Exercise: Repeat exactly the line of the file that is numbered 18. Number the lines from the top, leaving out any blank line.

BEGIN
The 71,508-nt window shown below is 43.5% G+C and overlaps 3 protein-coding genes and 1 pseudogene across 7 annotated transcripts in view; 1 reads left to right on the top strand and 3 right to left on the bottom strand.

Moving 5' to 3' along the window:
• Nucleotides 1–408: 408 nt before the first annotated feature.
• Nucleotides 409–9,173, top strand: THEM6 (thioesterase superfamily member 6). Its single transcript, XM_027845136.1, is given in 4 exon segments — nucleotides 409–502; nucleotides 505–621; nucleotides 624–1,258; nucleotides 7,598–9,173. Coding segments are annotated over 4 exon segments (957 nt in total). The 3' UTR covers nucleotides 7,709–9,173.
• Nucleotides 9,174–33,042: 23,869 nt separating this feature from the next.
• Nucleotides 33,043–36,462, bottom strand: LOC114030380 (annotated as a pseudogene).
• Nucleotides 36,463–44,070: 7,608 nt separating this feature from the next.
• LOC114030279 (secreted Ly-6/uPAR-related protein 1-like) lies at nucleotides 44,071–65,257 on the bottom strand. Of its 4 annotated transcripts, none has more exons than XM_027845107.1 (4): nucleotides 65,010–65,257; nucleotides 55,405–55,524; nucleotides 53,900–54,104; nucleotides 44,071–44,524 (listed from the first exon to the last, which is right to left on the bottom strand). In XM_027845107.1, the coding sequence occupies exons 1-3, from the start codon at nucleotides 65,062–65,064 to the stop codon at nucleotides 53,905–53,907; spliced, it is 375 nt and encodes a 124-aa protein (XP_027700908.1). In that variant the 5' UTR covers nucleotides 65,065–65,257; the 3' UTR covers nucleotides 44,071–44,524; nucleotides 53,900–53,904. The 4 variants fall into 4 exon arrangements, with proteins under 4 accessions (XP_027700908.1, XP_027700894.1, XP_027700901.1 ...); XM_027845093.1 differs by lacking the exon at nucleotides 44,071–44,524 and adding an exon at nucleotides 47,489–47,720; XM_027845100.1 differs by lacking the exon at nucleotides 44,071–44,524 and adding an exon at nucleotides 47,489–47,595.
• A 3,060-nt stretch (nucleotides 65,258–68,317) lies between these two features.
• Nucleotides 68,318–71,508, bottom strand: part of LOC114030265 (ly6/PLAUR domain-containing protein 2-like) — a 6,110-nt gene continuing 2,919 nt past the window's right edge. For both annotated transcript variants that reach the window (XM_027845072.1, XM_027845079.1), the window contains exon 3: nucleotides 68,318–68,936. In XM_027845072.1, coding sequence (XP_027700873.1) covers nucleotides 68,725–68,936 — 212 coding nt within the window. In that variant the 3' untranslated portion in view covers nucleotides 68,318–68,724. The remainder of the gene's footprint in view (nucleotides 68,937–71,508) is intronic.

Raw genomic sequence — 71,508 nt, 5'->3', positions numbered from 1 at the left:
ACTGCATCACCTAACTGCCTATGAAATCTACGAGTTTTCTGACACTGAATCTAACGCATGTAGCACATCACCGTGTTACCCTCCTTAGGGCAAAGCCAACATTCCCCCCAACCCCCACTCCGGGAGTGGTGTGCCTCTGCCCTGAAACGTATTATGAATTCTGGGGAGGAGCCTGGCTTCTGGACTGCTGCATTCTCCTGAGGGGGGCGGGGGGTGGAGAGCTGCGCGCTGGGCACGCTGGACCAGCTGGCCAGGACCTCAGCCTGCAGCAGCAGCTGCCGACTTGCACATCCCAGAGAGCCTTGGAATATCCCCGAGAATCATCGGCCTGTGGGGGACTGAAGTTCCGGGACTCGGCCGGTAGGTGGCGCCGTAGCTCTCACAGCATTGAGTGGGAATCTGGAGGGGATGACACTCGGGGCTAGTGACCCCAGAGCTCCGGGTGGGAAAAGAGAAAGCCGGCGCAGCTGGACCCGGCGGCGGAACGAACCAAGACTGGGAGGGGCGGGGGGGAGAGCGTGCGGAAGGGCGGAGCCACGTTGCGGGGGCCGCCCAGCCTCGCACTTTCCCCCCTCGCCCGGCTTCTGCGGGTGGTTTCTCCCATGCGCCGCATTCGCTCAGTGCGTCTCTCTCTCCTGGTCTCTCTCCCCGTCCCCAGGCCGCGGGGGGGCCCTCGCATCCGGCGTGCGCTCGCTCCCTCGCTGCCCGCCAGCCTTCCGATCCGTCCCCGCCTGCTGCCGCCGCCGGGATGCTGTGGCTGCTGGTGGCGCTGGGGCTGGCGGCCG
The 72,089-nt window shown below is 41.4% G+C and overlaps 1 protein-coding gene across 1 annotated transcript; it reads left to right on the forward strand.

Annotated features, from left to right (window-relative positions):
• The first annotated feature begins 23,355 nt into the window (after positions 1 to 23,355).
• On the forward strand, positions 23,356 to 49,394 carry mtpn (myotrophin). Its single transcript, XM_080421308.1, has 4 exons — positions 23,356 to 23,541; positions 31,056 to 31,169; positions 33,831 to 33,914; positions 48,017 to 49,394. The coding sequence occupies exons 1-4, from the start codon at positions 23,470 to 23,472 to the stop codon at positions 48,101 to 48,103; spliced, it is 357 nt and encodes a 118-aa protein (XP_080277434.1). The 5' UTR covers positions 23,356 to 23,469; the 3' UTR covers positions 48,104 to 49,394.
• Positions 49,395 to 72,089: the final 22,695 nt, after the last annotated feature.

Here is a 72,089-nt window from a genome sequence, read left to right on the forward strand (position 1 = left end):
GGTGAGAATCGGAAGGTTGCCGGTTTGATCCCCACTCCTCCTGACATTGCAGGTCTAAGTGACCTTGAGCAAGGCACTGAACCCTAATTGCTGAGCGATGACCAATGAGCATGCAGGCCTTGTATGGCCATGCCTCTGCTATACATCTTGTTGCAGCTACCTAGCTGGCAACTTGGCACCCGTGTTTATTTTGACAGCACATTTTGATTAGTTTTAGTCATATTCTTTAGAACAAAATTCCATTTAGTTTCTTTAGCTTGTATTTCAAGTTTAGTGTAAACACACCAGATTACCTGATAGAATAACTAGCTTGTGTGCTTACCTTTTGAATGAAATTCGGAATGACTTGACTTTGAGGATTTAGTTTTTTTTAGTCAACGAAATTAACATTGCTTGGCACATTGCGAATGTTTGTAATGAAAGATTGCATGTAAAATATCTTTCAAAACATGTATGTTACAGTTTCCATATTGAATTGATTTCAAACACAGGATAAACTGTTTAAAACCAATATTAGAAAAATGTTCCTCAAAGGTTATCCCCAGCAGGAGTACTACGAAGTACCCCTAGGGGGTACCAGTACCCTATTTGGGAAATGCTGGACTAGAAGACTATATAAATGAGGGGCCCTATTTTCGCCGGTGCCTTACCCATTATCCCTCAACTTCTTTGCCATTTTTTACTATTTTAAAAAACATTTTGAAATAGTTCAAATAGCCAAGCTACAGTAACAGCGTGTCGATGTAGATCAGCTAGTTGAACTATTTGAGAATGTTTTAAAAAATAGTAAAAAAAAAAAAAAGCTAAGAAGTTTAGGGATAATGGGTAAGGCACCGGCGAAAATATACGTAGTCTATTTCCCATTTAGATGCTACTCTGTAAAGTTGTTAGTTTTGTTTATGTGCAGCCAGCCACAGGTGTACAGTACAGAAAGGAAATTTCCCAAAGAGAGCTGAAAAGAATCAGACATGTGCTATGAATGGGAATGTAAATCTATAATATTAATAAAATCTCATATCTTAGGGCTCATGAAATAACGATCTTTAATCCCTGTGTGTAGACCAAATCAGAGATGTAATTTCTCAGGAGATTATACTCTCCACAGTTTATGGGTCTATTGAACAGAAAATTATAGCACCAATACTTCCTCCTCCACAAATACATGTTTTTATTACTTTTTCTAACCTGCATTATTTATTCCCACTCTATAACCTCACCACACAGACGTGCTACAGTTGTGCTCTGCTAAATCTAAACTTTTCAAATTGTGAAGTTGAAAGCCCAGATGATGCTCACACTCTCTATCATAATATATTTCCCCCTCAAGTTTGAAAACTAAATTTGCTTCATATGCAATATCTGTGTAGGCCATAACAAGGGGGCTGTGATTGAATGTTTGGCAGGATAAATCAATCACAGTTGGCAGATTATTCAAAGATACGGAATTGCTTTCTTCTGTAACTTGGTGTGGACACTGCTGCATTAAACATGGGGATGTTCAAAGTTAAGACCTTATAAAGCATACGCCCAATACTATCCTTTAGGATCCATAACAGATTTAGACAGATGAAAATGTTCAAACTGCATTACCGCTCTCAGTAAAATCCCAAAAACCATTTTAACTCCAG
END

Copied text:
Here is a 72,089-nt window from a genome sequence, read left to right on the forward strand (position 1 = left end):